At present, ePTFE (expanded polytetra-fluoroethylene) certified by the Ministry of Health, Labor and Welfare is the only material that can be used as a dura mater supply material other than the aforementioned auto fascia. Since ePTFE is a polymeric material, it has no adhesive properties to living bodies. This is advantageous in that the material does not adhere to the brain. On the other hand, since ePTFE has poor contractility, the spinal fluid leaks through pin holes. Thus, it is necessary to suture the operative site using a special surgical suture. Moreover, since ePTFE does not have adhesive properties to living bodies, spinal fluid leakage occurs even from gaps on a sutured surface. Furthermore, since ePTFE does not have adhesive properties also to peripheral tissues, there is a high possibility that it functions only as a simple skeletal material. A large number of attempts have been made to utilize such ePTFE to as great an extent. All of these attempts relate to a technique of using ePTFE as a skeletal material for the subsequent formation of fibrous tissues around the ePTFE.

As a method of treating the surface of an artificial material with ions, a method involving plasma treatment has been known (Japanese Patent Application No. 10-302170). This method comprises improving adhesive properties by modifying the surface of the material. A plasma-treated layer obtained by the plasma treatment method is unstable in living bodies, and it has a risk of decomposing or peeling off over time. In living bodies, it is necessary to maintain a stable cell adhesion layer over a long period of time. When the aforementioned plasma treatment method is particularly applied to the artificial dura mater, although the material adheres to the contact surface of the cranial bone at the initial stage, it has a risk of peeling off after a long period of time.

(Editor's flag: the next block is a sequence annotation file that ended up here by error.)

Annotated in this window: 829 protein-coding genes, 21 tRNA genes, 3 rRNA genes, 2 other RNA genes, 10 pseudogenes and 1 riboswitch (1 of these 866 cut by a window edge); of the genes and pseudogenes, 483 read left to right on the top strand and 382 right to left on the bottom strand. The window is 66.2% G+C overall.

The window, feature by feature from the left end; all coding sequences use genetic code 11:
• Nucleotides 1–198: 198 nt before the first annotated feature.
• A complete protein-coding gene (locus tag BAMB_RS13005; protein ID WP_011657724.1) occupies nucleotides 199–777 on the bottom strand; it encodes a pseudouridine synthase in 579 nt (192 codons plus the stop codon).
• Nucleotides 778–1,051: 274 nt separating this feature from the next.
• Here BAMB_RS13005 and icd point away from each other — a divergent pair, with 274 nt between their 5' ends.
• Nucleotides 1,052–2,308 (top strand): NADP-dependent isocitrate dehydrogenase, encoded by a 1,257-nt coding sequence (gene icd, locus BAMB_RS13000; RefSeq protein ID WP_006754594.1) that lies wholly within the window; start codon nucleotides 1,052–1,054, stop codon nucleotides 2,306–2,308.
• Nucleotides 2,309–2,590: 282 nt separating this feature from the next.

It has also been reported that the surface layer of an in vivo embedded material is modified using ions with higher energy than the ions used in the plasma treatment, so as to enhance antibacterial properties (Japanese Patent Application No. 5-148994). The main purpose of this method is to reduce the infectivity of the embedded material.

DISCLOSURE OF THE INVENTION

In order to fix medical materials used in vivo for surgical operations, such as an artificial blood vessel, an artificial dura mater, or a patch material for repairing the heart or blood vessels, to tissues for a therapeutic purpose, a method of fixing these materials to a living body via anastomosis has been adopted. When such a medical material is anastomosed with a living body using a surgical suture, however, the blood or spinal fluid can leak from holes on the material through which the needle has passed. Accordingly, in general, such leakage is prevented by inducing blood coagulation by applying pressure on an affected area, or by using a tissue adhesive known as fibrin glue.

It is an object of the present invention to provide a means for improving the affinity of an in vivo embedded material such as an artificial blood vessel or an artificial dura mater with a tissue adhesive, so as to quickly prevent the leakage of the blood or spinal fluid.

As a result of intensive studies directed towards achieving the aforementioned object, the present inventors have found that ePTFE that has been irradiated with an Ne ion beam has a higher affinity with a tissue adhesive than that of unirradiated ePTFE, thereby completing the present invention.

Thus, the present invention provides a polymeric material used in combination with a tissue adhesive, which comprises carbon or silicon as a constitutional element, and at least a portion of the surface of which is modified by ion bombardment.

The tissue adhesive is preferably fibrin glue.